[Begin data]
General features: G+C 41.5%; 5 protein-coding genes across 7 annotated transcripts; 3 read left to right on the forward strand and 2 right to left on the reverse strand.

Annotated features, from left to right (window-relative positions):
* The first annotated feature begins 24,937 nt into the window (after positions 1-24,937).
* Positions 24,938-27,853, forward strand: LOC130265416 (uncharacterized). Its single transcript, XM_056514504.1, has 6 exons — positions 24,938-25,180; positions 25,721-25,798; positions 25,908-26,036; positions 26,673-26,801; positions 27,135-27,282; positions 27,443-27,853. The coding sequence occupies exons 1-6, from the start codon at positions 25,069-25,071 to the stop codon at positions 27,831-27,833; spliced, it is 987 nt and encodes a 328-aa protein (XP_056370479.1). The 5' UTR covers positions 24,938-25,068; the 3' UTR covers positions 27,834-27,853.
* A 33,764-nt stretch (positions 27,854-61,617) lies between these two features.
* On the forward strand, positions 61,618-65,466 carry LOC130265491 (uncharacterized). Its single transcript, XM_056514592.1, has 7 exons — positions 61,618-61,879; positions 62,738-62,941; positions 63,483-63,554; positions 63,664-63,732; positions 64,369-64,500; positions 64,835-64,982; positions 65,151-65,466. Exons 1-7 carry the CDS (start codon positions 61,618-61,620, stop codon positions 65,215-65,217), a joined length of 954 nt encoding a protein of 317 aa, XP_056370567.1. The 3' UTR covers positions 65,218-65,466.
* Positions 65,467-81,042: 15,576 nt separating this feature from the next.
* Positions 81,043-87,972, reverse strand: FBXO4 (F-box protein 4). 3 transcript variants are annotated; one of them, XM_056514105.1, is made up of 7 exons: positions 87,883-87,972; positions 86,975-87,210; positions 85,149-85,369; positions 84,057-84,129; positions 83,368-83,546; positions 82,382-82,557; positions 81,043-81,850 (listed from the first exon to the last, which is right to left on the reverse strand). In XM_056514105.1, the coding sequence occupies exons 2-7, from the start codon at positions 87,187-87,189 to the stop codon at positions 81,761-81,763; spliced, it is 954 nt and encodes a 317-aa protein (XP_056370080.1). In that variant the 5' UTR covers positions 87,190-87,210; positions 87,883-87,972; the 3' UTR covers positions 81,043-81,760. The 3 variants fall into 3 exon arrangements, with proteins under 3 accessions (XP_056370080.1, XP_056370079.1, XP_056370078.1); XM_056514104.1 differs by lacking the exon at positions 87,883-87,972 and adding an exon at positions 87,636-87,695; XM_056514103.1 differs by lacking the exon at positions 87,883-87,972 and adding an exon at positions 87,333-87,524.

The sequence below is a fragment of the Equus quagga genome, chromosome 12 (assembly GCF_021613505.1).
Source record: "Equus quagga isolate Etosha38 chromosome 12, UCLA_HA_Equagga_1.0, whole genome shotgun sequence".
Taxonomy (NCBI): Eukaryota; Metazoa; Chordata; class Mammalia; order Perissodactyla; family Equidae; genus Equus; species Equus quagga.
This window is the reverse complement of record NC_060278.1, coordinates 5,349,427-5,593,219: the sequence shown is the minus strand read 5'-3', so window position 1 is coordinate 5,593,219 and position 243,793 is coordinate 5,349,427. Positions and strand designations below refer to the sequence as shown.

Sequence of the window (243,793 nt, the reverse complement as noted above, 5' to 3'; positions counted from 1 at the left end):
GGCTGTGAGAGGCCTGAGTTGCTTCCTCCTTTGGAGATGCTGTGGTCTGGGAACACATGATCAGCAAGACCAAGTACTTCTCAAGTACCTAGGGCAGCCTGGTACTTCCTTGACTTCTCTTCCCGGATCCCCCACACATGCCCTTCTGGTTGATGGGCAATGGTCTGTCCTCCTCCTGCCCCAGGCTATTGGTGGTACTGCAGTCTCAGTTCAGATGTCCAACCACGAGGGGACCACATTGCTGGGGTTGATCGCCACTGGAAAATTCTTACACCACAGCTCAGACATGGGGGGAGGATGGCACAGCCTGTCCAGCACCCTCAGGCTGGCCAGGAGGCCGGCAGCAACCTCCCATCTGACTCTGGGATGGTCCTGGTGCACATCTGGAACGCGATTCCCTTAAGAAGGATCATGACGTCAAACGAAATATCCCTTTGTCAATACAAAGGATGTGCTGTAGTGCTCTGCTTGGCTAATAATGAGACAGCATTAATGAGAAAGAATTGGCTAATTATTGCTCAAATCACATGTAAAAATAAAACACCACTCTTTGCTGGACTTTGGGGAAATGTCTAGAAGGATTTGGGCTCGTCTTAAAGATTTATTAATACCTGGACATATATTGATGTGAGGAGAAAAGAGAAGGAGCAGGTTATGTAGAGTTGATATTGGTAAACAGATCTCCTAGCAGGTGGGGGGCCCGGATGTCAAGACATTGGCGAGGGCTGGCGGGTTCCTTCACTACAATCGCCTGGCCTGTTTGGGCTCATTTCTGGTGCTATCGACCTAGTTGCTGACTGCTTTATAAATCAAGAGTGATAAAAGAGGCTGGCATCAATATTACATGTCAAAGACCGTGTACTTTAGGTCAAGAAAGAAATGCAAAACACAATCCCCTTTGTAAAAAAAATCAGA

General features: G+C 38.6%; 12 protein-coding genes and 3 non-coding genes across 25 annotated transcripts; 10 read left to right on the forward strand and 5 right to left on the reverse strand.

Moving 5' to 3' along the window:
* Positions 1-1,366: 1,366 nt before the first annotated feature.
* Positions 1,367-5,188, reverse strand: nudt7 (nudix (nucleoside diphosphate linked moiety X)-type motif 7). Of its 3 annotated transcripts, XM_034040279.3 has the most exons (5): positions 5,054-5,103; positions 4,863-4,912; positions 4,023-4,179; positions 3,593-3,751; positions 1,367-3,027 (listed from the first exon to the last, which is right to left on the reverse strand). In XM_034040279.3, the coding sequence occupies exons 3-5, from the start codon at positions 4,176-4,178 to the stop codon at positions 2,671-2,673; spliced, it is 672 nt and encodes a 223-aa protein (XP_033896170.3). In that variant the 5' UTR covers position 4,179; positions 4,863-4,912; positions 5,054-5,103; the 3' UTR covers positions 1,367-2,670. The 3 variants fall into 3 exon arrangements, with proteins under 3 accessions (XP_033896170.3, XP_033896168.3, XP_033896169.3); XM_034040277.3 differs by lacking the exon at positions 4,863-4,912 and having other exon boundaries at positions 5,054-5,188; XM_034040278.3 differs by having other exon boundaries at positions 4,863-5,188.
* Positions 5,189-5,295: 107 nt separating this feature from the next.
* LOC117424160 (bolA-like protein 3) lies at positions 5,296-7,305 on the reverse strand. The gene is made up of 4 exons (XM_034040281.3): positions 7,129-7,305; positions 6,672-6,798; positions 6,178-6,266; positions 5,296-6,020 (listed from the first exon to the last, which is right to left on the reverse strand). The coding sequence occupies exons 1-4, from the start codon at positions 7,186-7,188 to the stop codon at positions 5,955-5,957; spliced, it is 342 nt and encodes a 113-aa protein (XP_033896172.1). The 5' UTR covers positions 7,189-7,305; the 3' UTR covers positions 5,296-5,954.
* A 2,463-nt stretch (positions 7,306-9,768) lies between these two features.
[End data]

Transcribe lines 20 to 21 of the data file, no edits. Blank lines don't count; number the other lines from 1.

* LOC117424160 (bolA-like protein 3) lies at positions 5,296-7,305 on the reverse strand. The gene is made up of 4 exons (XM_034040281.3): positions 7,129-7,305; positions 6,672-6,798; positions 6,178-6,266; positions 5,296-6,020 (listed from the first exon to the last, which is right to left on the reverse strand). The coding sequence occupies exons 1-4, from the start codon at positions 7,186-7,188 to the stop codon at positions 5,955-5,957; spliced, it is 342 nt and encodes a 113-aa protein (XP_033896172.1). The 5' UTR covers positions 7,189-7,305; the 3' UTR covers positions 5,296-5,954.
* A 2,463-nt stretch (positions 7,306-9,768) lies between these two features.